Interview Barack Obama

Barack Obama
Barack Obama

Autobiography of Barack Obama

Early Life and Education

I was born on August 4, 1961, in Honolulu, Hawaii. My name is Barack Hussein Obama II. My mother, Stanley Ann Dunham, was from Kansas, and my father, Barack Obama Sr., hailed from Kenya. They met while studying at the University of Hawaii but separated when I was quite young. When my mother remarried, we moved to Indonesia, giving me a diverse cultural perspective from a young age.

After returning to Hawaii and graduating high school, I left the islands to attend college on the mainland. I studied at Occidental College in Los Angeles before transferring to Columbia University in New York City, where I earned my Bachelor’s degree in Political Science.

Community Organizer and Harvard Law School

Upon graduation, I moved to Chicago, working as a community organizer, a job that gave me my first insight into the systemic problems plaguing marginalized communities. This work inspired me to pursue law; I saw it as a way to make meaningful changes at a systemic level. I entered Harvard Law School in 1988 and graduated in 1991, an experience enriched by my time as the President of the Harvard Law Review — a first for an African American.

Political Career in Illinois

Returning to Chicago, I taught constitutional law at the University of Chicago Law School while practicing as a civil rights attorney. My journey into politics started with my election to the Illinois State Senate in 1996. I served there for eight years, focusing on ethics reform, health care, and early childhood education.

U.S. Senate and Presidential Campaign

In 2004, I was elected to the U.S. Senate, a time marked by my opposition to the Iraq War and efforts to control conventional weapons. The real turning point, however, came when I was selected to deliver the keynote address at the Democratic National Convention that same year. That speech put me on the national stage and set the stage for my presidential campaign.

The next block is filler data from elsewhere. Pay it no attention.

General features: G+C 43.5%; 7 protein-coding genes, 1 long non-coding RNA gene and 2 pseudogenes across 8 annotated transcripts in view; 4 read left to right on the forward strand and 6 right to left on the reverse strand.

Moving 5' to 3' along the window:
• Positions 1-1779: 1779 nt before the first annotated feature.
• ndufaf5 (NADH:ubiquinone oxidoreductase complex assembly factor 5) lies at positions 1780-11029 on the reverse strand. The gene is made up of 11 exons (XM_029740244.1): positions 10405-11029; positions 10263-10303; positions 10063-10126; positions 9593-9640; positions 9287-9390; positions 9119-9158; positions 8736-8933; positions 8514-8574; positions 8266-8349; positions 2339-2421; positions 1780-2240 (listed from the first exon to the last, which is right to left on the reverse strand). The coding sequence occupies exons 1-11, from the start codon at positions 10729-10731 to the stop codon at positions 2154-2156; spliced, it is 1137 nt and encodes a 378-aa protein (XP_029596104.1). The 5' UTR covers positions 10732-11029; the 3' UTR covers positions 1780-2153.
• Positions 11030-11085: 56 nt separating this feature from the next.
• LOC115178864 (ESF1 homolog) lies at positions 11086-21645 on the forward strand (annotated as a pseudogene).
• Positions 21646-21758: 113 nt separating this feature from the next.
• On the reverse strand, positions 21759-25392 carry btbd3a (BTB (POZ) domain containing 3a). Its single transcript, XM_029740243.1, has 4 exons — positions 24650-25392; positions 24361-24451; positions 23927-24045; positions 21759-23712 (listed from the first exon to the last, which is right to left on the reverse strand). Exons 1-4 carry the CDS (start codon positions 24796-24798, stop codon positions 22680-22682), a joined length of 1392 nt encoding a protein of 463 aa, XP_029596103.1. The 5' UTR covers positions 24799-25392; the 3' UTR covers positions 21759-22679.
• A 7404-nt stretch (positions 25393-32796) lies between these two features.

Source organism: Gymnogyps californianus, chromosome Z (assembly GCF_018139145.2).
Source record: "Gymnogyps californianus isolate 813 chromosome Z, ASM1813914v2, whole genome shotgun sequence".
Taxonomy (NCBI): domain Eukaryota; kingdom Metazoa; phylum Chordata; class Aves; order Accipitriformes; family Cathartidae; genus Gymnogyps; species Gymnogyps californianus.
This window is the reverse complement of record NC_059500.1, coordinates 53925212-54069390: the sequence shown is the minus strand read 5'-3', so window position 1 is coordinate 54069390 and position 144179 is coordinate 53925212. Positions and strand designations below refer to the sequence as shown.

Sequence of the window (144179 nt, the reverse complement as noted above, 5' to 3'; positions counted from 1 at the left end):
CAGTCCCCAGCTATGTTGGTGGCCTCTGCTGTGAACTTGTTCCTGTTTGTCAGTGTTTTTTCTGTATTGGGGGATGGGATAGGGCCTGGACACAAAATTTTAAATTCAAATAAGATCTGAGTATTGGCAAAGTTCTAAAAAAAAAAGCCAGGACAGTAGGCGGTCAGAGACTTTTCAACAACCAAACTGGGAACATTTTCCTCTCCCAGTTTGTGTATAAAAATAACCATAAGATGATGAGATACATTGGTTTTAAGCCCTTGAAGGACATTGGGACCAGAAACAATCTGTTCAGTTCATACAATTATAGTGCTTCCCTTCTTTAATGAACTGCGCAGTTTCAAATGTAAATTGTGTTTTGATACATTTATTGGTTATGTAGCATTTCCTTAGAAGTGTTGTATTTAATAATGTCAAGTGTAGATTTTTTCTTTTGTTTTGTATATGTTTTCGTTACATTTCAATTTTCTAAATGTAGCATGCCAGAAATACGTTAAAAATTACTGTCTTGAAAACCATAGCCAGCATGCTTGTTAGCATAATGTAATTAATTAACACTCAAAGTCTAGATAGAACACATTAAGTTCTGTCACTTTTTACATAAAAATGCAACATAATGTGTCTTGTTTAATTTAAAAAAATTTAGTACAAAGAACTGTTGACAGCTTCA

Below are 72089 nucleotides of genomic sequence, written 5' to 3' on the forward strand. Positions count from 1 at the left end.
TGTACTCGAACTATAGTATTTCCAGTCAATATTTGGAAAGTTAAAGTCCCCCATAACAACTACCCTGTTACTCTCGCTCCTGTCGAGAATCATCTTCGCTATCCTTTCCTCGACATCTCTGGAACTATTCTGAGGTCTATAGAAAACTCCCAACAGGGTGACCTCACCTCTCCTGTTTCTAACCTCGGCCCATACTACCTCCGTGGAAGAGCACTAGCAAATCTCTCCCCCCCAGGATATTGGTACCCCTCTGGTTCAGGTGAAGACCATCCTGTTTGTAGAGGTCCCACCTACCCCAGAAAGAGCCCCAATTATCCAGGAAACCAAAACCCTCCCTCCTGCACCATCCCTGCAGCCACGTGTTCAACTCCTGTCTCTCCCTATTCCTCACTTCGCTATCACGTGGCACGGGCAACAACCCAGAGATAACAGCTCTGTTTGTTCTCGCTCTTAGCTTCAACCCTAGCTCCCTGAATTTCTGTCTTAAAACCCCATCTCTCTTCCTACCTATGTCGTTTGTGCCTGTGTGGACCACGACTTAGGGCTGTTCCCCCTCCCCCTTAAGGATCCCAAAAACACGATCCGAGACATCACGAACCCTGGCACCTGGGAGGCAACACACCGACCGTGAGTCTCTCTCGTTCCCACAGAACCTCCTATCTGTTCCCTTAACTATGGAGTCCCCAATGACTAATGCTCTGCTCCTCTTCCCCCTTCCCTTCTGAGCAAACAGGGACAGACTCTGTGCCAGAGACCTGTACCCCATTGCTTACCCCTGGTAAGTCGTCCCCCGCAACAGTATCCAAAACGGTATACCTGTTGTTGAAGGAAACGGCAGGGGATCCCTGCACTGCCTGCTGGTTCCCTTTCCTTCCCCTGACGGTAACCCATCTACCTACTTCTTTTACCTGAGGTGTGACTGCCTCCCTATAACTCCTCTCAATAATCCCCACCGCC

Presidency and Key Policies

In 2008, I was elected as the 44th President of the United States, the first African American to hold the office. My administration focused on a range of issues: economic recovery following the Great Recession, health care reform — culminating in the Affordable Care Act (or “Obamacare”), and advancing civil rights for LGBTQ+ individuals.

I was re-elected in 2012, allowing me to continue the work we had started. Climate change also became a key focus of my second term, as evidenced by our role in negotiating the Paris Agreement.


After completing my second term in 2017, my focus shifted to the Obama Foundation, a non-profit I founded with my wife, Michelle. The organization’s mission is to inspire and empower people to change their world.

Throughout my life, I have striven to uphold the values of progress, inclusivity, and unity. From my humble beginnings to the highest office in the land, my journey has been guided by a deep-seated belief in the American Dream and the potential for our collective action to bring about meaningful change.

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